Didymium (Greek: twin element) is a mixture of the elements praseodymium and neodymium. It is used in safety glasses for glassblowing and blacksmithing, especially when a gas (propane) powered forge is used, where it provides a filter which blocks the yellowish light emitted by the hot sodium in the glass, without having a detrimental effect on general vision, unlike dark welder's glasses. Blocked also, is the strong ultraviolet light emitted by the superheated forge gases and insulation lining the forge walls thereby saving the crafters' eyes from serious cumulative damage. (See also arc eye, also known as welder's flash or photokeratitis.)
Didymium photographic filters are often used to enhance fall scenery by making leaves appear more vibrant. This is accomplished via the special properties of the substance which causes the removal of part of the orange region of the color spectrum. When present, this group of colors tends to make certain elements of a picture appear "muddy".
Didymium is also used in calibration materials.
Didymium was discovered by Carl Mosander in 1841 and was so named because it is very similar to lanthanum, with which it was found. Mosander wrongly believed didymium to be an element, under the impression that "ceria" (sometimes called cerite) isolated by Jöns Jakob Berzelius in 1803 was really a mixture of cerium, lanthanum and didymium. He was right about lanthanum's being an element, but not about didymium. Mosander did as well as could be expected at the time, since spectroscopy had not yet been invented. His three "elements" accounted for at least 95% of the rare earths in the original cerite from Bastnäs, Sweden. Mosander may have named "didymium" with a bit of tongue-in-cheek: an allusion to the fact that his four children had been born as pairs of twins! Didymium had not been difficult to find, since it was providing the pinkish tinge to the salts of 1803 ceria when in trivalent form. The real tour de force was to find the colorless lanthanum in the mixture! During the period when didymium was believed to be an element, the symbol Di was used for it.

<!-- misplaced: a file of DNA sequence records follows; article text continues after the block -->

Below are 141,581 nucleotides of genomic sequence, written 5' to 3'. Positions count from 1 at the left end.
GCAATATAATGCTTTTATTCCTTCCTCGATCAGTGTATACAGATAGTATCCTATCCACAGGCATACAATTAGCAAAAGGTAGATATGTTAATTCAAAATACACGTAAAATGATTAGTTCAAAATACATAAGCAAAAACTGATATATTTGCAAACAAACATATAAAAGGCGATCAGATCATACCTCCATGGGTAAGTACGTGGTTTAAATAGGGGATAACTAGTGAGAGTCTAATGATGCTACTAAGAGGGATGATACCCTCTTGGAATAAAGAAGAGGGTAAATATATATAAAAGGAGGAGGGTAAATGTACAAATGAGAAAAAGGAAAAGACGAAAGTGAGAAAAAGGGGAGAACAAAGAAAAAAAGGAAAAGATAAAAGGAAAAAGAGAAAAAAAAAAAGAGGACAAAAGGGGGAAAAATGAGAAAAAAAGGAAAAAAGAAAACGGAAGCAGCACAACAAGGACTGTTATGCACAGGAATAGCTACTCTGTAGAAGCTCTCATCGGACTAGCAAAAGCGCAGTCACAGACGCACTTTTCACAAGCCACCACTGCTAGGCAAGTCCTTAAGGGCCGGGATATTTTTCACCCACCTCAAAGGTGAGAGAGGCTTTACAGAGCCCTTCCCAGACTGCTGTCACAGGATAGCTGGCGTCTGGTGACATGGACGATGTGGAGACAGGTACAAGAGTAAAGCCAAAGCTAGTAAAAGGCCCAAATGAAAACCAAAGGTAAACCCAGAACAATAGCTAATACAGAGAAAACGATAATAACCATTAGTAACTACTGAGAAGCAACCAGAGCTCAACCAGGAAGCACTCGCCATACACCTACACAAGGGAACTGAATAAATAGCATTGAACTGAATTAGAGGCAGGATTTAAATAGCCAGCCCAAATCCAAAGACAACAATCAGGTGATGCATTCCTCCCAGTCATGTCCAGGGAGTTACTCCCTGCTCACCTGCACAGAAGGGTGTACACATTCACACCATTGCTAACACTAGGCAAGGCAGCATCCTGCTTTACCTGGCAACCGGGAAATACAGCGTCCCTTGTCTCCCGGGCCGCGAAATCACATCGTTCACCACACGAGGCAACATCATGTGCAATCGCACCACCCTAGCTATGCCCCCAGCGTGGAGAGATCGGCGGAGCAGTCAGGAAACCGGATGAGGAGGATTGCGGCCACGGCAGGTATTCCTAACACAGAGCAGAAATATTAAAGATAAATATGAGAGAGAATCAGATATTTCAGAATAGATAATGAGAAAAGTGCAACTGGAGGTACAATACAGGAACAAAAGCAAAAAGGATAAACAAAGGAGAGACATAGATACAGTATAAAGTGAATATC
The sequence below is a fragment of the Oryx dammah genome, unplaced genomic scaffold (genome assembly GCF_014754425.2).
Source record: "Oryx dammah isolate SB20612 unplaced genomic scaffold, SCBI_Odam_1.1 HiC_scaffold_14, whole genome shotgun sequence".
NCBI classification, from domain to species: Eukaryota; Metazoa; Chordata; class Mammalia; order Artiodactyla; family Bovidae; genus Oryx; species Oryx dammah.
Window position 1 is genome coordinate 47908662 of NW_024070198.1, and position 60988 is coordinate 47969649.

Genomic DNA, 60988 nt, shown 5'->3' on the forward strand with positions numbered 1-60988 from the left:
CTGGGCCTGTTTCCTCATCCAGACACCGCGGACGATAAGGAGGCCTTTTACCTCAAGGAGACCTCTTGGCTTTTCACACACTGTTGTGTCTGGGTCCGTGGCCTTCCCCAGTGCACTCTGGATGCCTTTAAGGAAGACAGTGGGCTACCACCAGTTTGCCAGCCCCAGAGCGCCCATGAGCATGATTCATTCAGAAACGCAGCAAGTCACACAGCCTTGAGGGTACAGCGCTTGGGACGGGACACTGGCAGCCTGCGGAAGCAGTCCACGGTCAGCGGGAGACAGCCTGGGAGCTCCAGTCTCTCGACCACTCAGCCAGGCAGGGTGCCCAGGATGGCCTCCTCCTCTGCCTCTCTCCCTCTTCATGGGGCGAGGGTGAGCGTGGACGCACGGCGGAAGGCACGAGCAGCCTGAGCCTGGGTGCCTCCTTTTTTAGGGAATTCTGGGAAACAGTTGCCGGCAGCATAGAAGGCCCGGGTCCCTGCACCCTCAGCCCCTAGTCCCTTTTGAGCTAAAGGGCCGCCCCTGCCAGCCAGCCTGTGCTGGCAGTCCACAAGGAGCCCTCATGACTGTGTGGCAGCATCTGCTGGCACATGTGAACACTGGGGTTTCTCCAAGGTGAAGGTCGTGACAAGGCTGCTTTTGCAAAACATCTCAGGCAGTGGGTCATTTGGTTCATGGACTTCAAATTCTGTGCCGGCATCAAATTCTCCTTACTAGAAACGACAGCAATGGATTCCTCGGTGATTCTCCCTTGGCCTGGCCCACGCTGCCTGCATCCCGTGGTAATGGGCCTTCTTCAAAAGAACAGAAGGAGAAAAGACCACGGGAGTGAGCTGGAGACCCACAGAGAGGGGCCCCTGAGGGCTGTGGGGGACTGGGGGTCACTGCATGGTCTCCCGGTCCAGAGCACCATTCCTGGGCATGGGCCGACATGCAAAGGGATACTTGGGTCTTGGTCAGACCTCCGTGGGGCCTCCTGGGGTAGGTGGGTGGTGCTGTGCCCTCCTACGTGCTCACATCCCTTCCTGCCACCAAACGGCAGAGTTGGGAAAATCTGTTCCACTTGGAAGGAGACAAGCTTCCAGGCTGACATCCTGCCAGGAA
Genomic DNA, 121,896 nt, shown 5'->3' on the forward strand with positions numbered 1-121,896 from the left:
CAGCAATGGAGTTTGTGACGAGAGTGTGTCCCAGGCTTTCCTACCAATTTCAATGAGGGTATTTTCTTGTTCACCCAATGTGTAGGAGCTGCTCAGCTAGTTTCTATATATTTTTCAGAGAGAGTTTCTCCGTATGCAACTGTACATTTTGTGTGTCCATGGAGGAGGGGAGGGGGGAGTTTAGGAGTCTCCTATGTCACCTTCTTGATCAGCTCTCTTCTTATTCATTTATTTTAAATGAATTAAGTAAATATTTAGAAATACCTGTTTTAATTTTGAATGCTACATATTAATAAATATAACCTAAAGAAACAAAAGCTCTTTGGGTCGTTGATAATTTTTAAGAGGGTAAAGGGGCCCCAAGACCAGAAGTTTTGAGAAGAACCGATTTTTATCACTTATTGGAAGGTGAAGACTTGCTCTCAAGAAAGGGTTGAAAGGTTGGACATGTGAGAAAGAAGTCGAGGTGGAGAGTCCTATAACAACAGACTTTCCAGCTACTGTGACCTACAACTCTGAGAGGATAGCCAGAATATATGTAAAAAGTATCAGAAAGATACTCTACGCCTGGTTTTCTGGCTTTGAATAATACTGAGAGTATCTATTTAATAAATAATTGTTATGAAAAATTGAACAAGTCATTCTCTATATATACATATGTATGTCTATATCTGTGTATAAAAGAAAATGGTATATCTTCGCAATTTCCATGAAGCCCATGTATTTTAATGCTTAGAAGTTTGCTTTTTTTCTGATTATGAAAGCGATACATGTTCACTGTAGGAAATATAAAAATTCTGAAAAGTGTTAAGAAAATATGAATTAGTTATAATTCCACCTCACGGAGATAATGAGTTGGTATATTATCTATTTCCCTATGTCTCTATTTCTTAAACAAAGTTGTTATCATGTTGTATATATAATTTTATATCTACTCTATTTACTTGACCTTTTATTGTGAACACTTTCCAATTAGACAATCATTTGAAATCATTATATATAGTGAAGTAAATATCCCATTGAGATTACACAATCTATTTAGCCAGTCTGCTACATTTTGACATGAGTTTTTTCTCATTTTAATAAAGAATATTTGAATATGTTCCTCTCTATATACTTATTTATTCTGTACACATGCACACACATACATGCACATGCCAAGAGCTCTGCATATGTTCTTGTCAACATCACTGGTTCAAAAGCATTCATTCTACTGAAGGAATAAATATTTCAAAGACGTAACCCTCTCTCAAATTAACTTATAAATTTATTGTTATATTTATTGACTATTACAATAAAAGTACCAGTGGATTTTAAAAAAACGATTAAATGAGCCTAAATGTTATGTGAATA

In 1874 Per Teodor Cleve concluded that didymium was composed from two elements.In 1885 Carl Auer von Welsbach succeeded in separating salts of these elements, today known as praseodymium and neodymium, by a fractional crystallization of the double ammonium nitrates from nitric acid. He wanted to name his two elements "praseodidymium" and "neodidymium" ("green didymium" and "new didymium", respectively), but a syllable was soon dropped from each. The "didymium" name lived on in untruncated version, in part due to the use in glassblower's goggles.
During World War I, didymium glass was reputedly used to send Morse Code across the battlefields. Didymium did not absorb enough light to make the variation in lamp intensity obvious, but anyone with binoculars attached to a prism could see the absorption bands flash on or off.
The name lived on also in the rare earth industry. In the USA, commercial "didymium" salts were what remained after cerium was removed from the natural abundance mixture obtained from monazite, and thus contained lanthanum as well as Mosander's "didymium". A typical composition might have been 46% La, 34% Nd, 11% Pr, remainder mostly Sm and Gd, for material extracted from South African "rock" monazite (from Steenkampskraal). European usage was closer to the Mosander composition. Such cerium-depleted light lanthanide mixtures have been widely used to make petroleum-cracking catalysts. The actual ratio of praseodymium to neodymium varies somewhat depending on the source, but is often around 1:3. Neodymium always dominates, which is why it got the "neo" appellation, being responsible for most of the color of the old "element" in its salts. Typically, in ores, neodymium is higher in relative abundance in monazite, as compared to the bastnaesite compositions, and the difference is noticeable when unseparated mixtures derived from each are examined side-by-side: the monazite-derived products are more pinkish, and the bastnaesite-derived products are more brownish in tinge, due to the latter's increased relative praseodymium content. (The original cerite from Bastnaes has a rare earth composition highly similar to that of monazite sand.)
In the late 1920s, Leo Moser recombined praseodymium and neodymium in a 1:1 ratio to create his "Heliolite" glass, which has color-changing properties between amber, reddish, and green depending on the light source. [One can only hope that an appropriate intermediate fraction of the Pr-Nd separation might have been used, to save some expense, since at the time, separated praseodymium and neodymium oxides were the most costly glass colorants in use.]
Recently, it was found that praseodymium could be included in the neodymium-iron-boron magnet composition without excessive sacrifice in magnetic strength. This has the effect of "stretching" the neodymium supply, while simultaneously finding a home for the under-utilized praseodymium. For such magnets, the appropriate mixture can be prepared directly by solvent extraction without purifying either component separately.